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CARI shares its assessment of the Abidjan COP15 “desertification” with European Union countries
COP15 side event

CARI shares its assessment of the Abidjan COP15 “desertification” with European Union countries

Following on from the preparatory work undertaken by CARI and its partners as part of Désertif’actions 2022, and their participation in the fifteenth Conference of the Parties to the United Nations Convention to Combat Desertification, held in Abidjan (Côte d’Ivoire) from May 09 to 20, 2022, CARI, through its President Patrice Burger, travelled to Brussels on June 15, 2022, to share its assessment of COP15. He came at the invitation of the French presidency of the European Union, to share his experience with representatives of European Union member countries grouped in the Working Party on International Environmental Issues (WPIEI).

Drawing on more than 20 years’ experience in monitoring this instrument, CARI reviewed some of the highlights of the COP, but also gave its views on the negotiations and their outcome, as well as on initiatives such as the side-event, the various debates in the Africa Pavilion and the Rio Pavilion.

While COP15 attracted almost 7,000 registrations, 300 people representing over 100 civil society organizations (CSOs) were on hand. COP15 was mainly an African edition, with Asia, America and Europe less well represented. Organized in a hotel in Abidjan at the hottest time of the year, the event required the deployment of an impressive number of electric generators to ensure a sometimes wintry temperature inside the tents set up for the debates: the incoherence with the overall climate issues didn’t really serve the cause defended. An organization that doesn’t seem to make negotiations any easier.

At this meeting with WPIEI, CARI felt that certain changes in the way the Conference was run, such as the high-level segments at the start of the COP, had done little to demonstrate their added value, and had even disconcerted the participants. Although 38 decisions were taken, some of them by the Scientific and Technical Committee and others by the Convention’s Review Committee, CARI felt that the whole was not vigorous enough to rise to the challenges, or to the pace imposed by the changes underway in the world. One example is drought: the renewal of a new intergovernmental working group is rather a way of postponing the deadline for more drastic decisions on adaptation obligations and measures in the face of the multiplication of episodes, their increasing intensity and their extension to temperate zones. Developing countries, expressing above all needs and expectations for external support, are constantly coming up against the reluctance of developed countries to commit themselves more strongly to such support.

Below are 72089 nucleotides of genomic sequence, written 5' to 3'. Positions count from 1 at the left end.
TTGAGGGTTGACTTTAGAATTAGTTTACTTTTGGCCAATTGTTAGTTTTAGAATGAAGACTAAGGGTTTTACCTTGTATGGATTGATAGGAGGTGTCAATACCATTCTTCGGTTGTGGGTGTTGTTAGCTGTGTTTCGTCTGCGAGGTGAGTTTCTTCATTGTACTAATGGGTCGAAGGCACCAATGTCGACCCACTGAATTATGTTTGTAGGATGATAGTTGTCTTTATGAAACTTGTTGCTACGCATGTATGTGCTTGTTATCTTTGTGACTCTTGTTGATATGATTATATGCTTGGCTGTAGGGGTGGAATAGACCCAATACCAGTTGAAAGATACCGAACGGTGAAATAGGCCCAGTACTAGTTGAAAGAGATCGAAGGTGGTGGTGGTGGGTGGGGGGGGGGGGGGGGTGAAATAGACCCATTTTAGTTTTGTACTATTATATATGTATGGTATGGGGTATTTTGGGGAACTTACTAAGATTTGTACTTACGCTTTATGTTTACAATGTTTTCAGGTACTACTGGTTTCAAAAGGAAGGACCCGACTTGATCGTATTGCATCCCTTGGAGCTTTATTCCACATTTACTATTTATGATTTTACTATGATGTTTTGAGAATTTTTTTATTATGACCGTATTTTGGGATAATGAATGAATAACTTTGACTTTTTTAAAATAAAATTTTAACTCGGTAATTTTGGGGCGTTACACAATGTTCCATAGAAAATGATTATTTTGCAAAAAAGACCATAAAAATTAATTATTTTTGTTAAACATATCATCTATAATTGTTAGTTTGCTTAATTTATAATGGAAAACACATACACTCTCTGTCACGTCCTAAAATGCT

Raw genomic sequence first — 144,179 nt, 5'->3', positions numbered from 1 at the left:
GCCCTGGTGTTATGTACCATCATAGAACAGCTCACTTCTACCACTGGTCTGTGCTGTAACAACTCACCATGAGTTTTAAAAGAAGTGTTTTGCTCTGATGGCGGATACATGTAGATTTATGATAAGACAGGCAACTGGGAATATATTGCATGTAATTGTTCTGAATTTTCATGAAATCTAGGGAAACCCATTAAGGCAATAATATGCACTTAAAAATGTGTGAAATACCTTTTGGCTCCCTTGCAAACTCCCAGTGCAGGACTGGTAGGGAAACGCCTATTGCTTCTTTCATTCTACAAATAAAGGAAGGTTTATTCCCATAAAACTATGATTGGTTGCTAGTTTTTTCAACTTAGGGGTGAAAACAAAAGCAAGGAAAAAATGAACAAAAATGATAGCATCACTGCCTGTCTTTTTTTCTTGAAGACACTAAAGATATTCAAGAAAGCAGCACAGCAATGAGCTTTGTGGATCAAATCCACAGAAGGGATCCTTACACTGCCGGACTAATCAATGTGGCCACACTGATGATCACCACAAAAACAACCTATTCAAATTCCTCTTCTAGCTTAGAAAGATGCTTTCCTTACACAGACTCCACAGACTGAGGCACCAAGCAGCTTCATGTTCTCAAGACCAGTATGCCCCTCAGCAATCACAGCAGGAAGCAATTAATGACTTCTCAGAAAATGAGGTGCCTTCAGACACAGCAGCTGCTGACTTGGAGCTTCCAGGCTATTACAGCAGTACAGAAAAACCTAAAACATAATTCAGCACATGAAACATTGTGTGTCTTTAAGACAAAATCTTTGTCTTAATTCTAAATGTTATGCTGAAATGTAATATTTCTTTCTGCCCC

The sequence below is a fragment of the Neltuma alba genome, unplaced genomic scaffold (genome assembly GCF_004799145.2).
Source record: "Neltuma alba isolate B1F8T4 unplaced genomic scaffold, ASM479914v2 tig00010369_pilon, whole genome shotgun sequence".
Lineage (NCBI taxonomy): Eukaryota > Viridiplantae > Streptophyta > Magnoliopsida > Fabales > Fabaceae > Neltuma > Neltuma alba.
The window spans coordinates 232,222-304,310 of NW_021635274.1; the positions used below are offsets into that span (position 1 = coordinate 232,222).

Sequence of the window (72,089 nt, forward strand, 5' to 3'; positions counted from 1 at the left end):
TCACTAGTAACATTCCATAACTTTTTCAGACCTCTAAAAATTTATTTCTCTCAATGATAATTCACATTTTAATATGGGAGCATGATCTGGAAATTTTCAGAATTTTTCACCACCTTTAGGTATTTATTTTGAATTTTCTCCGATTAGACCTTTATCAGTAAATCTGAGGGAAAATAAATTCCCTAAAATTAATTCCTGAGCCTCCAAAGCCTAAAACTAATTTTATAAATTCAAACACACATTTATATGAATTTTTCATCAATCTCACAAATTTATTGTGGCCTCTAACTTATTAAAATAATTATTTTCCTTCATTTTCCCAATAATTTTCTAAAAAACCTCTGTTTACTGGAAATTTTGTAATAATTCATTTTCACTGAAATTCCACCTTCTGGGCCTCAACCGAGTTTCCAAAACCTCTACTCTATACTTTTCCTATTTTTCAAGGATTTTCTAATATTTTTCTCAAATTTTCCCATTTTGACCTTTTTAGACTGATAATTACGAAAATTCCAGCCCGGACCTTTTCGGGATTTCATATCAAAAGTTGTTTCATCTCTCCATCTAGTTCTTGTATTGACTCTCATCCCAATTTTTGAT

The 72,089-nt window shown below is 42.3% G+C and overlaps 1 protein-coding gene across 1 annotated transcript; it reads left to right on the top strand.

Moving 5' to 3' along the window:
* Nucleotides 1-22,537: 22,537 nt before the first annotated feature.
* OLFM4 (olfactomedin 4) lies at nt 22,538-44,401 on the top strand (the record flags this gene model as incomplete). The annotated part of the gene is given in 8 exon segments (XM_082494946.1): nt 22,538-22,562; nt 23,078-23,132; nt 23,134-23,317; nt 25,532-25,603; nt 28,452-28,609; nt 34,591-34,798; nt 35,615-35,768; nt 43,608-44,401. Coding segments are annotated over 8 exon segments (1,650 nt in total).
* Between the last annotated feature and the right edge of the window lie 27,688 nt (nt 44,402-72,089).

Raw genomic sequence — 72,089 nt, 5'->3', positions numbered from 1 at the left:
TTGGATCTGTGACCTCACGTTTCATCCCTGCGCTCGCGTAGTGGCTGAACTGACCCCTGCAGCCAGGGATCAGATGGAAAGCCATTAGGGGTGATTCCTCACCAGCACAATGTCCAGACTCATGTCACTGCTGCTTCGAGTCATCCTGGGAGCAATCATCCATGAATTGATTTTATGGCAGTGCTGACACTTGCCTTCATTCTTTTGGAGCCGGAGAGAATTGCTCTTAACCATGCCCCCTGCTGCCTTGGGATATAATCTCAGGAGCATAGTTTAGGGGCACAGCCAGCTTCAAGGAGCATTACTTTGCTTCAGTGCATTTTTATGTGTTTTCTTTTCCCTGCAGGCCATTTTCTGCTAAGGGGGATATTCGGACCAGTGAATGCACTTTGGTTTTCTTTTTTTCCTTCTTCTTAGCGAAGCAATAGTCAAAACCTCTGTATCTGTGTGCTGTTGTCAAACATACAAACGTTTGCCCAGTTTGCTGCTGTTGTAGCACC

On the research side, there has been some disappointment that the work of the political science interface has been published too late to be really read and understood. The research team stressed the need for better dialogue with other players, in particular the UNCCD country focal points. Nevertheless, it should be emphasized that support for young people and progress on gender issues are among the subjects that have made progress. It should also be noted that “nature-based solutions” have entered the vocabulary, although CSOs remain vigilant, believing that this term is not a guarantee in itself, as the meaning that each and everyone attributes to this expression may not be the same.

The Abidjan initiative is also a good example of a country committing to ways of implementing neutrality in the fight against land degradation. Agroecology, put on the agenda by civil society organizations.

Regarding the organization of CSOs within the COP, since 2019 CARI has hosted the CSO representative of WEOG (Western, a group that includes Europe and other developed countries) and chair of the CSO panel, Manon Albagnac. Remarkable, but demanding, facilitation work among the CSOs present enabled the delivery of 18 plenary statements on the various topics under negotiation. Numerous important debates were held on agroecology in various forums – including some in plenary during the “open dialogues” – drawing in particular on the work of the 17 country workshops organized by CARI prior to the COP, as well as the online survey and the summary webinar in anticipation of the Désertif’actions 2022 summit. This work also served as inspiration for the civil society declarations.

However, despite these efforts, a certain lack of consultation with the negotiating parties prevented agro-ecology from being highlighted in the text as an approach advocated by the Convention to combat land degradation. CARI also deplored the near-absence of local authorities and parliamentarians in the Convention, and the lack of representation of European NGOs. For the latter, it called on member states to provide greater support and mobilization of EU countries to engage their civil societies in the cause of combating land degradation as the “mother of all environmental battles”. For example, by mobilizing national or European official development assistance budgets for public awareness programs and involvement in territorial actions, as well as support for stakeholder networks. After a few questions and answers, the speech concluded with the French Presidency of the European Union thanking CARI for its commitments, and encouraging its President Patrice Burger for his long-standing commitment to the cause of land.

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